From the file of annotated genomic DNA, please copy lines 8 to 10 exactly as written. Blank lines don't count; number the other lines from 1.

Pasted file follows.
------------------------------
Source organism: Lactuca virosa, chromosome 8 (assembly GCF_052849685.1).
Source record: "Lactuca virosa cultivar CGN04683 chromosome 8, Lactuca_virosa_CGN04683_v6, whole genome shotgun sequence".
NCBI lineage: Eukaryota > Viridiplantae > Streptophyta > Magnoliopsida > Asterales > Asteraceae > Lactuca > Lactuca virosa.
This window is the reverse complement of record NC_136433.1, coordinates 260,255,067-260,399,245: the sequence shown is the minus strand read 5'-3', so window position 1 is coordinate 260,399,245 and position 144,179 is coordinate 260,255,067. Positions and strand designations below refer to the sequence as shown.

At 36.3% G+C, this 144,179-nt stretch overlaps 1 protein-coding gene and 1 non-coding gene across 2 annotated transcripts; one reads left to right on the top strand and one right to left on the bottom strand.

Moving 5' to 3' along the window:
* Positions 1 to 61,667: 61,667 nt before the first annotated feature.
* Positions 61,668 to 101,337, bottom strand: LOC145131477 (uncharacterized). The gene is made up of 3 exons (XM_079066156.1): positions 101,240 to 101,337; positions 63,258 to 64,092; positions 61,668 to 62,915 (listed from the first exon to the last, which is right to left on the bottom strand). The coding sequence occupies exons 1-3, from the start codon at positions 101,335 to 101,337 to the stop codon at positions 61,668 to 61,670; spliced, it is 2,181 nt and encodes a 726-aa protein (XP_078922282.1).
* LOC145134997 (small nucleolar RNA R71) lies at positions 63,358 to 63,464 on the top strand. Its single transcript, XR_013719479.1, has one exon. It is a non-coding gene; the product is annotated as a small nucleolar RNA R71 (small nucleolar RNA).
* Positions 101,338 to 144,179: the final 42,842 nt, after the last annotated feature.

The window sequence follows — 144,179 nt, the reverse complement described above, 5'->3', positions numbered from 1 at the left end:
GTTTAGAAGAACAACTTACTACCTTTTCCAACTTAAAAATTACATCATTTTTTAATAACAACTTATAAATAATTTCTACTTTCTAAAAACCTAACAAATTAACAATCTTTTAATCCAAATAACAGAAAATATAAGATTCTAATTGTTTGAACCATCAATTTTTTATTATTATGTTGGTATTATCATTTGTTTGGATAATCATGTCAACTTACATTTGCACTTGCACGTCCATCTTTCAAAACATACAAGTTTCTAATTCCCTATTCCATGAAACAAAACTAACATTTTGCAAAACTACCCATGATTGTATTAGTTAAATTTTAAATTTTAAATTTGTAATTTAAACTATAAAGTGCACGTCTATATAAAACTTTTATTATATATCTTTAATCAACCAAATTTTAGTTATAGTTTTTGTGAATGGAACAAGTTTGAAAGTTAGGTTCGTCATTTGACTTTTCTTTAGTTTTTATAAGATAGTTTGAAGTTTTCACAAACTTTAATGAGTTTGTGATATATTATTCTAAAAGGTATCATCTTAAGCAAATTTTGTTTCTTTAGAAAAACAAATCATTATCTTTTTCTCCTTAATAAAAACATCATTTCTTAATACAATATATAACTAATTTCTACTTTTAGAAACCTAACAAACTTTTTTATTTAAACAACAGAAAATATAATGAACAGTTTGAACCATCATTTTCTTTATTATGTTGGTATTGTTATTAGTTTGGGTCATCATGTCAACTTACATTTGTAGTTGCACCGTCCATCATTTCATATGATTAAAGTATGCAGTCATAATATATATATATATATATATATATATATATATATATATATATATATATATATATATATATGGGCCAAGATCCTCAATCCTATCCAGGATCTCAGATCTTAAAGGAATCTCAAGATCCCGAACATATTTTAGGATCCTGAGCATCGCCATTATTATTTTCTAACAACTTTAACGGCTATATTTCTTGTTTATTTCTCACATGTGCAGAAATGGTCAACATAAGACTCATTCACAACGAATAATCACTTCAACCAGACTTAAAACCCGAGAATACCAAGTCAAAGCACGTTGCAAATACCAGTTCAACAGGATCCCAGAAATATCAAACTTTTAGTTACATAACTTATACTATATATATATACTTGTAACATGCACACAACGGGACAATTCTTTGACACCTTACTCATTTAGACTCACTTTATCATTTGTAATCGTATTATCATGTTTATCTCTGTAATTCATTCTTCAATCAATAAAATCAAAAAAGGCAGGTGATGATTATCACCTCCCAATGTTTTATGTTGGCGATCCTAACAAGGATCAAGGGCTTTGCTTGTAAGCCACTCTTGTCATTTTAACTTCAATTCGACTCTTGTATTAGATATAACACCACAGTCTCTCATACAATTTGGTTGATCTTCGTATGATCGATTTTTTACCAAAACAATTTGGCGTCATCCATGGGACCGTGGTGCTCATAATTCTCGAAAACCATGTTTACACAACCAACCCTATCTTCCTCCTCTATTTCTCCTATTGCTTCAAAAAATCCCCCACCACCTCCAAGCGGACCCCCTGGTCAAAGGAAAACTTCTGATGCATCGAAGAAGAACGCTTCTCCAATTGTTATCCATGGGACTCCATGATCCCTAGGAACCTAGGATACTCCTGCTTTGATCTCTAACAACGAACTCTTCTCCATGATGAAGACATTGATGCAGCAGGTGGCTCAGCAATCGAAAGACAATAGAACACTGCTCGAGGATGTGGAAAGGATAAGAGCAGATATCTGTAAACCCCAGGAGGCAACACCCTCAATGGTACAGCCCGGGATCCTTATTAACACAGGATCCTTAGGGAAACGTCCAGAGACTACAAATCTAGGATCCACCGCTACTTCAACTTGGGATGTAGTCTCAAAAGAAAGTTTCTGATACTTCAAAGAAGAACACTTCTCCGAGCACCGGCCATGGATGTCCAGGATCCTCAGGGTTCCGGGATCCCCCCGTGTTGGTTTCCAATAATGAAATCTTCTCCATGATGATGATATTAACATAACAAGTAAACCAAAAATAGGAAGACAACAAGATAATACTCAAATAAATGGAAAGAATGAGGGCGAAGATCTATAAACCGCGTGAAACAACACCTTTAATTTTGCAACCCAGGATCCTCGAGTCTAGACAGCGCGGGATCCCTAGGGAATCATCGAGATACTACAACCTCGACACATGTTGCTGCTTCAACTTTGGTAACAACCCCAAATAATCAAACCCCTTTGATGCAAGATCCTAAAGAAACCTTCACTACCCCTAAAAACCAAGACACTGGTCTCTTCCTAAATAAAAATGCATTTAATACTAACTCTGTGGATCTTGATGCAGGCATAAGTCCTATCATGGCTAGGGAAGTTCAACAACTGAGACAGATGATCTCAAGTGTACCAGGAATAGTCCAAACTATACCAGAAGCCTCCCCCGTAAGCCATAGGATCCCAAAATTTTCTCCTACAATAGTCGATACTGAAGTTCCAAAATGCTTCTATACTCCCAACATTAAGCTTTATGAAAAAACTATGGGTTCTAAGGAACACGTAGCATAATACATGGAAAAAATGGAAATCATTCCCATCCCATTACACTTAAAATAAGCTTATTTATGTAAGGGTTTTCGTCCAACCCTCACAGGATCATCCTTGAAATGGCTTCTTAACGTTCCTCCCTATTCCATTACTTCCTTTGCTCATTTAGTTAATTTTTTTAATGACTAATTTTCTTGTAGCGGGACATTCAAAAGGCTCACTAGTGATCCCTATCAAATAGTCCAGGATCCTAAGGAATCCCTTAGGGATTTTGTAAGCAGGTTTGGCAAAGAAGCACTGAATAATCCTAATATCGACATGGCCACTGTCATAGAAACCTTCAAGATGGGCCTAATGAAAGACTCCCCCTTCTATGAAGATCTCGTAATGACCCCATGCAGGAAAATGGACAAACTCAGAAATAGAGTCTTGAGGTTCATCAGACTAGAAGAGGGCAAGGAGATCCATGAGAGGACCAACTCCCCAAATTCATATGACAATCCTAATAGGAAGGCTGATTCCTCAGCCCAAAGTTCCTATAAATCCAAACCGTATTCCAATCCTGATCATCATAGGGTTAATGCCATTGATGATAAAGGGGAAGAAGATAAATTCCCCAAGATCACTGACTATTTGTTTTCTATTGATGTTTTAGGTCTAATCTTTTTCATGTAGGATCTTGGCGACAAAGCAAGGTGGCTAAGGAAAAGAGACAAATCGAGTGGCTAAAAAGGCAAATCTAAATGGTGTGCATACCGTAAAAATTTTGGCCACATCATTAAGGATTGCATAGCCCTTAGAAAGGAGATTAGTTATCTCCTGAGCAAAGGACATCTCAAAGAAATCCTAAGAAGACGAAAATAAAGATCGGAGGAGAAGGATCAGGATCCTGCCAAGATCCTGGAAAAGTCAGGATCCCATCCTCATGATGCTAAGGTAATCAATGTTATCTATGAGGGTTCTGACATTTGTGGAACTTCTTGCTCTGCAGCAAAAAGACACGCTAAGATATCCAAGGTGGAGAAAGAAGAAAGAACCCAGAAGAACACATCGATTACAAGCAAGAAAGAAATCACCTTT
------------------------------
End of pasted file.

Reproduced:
* Positions 61,668 to 101,337, bottom strand: LOC145131477 (uncharacterized). The gene is made up of 3 exons (XM_079066156.1): positions 101,240 to 101,337; positions 63,258 to 64,092; positions 61,668 to 62,915 (listed from the first exon to the last, which is right to left on the bottom strand). The coding sequence occupies exons 1-3, from the start codon at positions 101,335 to 101,337 to the stop codon at positions 61,668 to 61,670; spliced, it is 2,181 nt and encodes a 726-aa protein (XP_078922282.1).
* LOC145134997 (small nucleolar RNA R71) lies at positions 63,358 to 63,464 on the top strand. Its single transcript, XR_013719479.1, has one exon. It is a non-coding gene; the product is annotated as a small nucleolar RNA R71 (small nucleolar RNA).
* Positions 101,338 to 144,179: the final 42,842 nt, after the last annotated feature.